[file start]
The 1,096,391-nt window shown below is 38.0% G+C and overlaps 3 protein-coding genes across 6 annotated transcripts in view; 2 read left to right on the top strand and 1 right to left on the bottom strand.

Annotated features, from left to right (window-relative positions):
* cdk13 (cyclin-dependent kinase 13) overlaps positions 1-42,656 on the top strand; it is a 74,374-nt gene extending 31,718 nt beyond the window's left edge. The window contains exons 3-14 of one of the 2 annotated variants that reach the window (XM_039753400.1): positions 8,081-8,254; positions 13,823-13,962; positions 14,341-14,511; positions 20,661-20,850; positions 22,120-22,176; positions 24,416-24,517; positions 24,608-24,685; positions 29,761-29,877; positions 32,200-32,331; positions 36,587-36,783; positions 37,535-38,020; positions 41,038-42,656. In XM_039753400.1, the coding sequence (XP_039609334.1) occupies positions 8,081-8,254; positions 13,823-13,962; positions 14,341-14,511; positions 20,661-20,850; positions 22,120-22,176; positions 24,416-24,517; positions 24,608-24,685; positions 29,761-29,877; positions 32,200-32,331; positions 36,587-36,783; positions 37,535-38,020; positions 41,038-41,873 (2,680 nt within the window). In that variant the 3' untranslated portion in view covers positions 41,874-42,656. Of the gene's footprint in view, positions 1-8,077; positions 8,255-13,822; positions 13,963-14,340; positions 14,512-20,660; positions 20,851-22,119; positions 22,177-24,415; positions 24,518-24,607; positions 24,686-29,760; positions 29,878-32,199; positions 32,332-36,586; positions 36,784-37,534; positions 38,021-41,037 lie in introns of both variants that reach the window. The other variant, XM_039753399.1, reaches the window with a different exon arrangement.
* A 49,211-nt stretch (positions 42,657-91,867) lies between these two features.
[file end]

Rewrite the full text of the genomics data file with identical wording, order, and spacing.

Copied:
The 1,096,391-nt window shown below is 38.0% G+C and overlaps 3 protein-coding genes across 6 annotated transcripts in view; 2 read left to right on the top strand and 1 right to left on the bottom strand.

Annotated features, from left to right (window-relative positions):
* cdk13 (cyclin-dependent kinase 13) overlaps positions 1-42,656 on the top strand; it is a 74,374-nt gene extending 31,718 nt beyond the window's left edge. The window contains exons 3-14 of one of the 2 annotated variants that reach the window (XM_039753400.1): positions 8,081-8,254; positions 13,823-13,962; positions 14,341-14,511; positions 20,661-20,850; positions 22,120-22,176; positions 24,416-24,517; positions 24,608-24,685; positions 29,761-29,877; positions 32,200-32,331; positions 36,587-36,783; positions 37,535-38,020; positions 41,038-42,656. In XM_039753400.1, the coding sequence (XP_039609334.1) occupies positions 8,081-8,254; positions 13,823-13,962; positions 14,341-14,511; positions 20,661-20,850; positions 22,120-22,176; positions 24,416-24,517; positions 24,608-24,685; positions 29,761-29,877; positions 32,200-32,331; positions 36,587-36,783; positions 37,535-38,020; positions 41,038-41,873 (2,680 nt within the window). In that variant the 3' untranslated portion in view covers positions 41,874-42,656. Of the gene's footprint in view, positions 1-8,077; positions 8,255-13,822; positions 13,963-14,340; positions 14,512-20,660; positions 20,851-22,119; positions 22,177-24,415; positions 24,518-24,607; positions 24,686-29,760; positions 29,878-32,199; positions 32,332-36,586; positions 36,784-37,534; positions 38,021-41,037 lie in introns of both variants that reach the window. The other variant, XM_039753399.1, reaches the window with a different exon arrangement.
* A 49,211-nt stretch (positions 42,657-91,867) lies between these two features.